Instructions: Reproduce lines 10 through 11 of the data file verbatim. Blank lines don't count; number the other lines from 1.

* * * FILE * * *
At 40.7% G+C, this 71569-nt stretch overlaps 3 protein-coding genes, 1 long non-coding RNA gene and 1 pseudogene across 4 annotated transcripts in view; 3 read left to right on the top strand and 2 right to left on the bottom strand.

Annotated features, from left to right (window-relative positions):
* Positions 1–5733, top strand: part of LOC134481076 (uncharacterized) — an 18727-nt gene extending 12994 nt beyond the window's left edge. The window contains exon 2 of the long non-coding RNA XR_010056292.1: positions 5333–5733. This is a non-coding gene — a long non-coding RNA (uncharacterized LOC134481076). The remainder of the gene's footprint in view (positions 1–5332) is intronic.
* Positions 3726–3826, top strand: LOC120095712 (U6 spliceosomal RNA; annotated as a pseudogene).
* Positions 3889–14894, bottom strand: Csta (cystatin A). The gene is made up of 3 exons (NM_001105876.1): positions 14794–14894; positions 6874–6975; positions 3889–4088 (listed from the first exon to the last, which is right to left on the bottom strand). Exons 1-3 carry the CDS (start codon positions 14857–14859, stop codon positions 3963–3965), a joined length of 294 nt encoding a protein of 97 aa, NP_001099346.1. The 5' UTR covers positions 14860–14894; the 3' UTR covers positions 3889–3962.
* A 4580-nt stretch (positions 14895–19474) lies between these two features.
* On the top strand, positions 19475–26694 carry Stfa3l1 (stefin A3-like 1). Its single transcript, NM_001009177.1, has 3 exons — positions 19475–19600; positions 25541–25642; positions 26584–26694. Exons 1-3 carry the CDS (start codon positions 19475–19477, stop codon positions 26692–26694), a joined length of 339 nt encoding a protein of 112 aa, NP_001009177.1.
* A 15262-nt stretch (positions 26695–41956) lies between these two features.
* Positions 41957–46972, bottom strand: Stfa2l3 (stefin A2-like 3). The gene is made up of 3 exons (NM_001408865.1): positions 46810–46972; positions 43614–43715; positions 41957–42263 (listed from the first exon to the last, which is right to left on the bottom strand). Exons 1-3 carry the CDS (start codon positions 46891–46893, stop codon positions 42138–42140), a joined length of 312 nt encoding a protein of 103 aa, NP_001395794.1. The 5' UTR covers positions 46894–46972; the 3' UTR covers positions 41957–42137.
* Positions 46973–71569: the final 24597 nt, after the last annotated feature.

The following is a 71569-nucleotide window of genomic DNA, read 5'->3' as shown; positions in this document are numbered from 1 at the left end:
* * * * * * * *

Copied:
* Positions 46973–71569: the final 24597 nt, after the last annotated feature.

The following is a 71569-nucleotide window of genomic DNA, read 5'->3' as shown; positions in this document are numbered from 1 at the left end: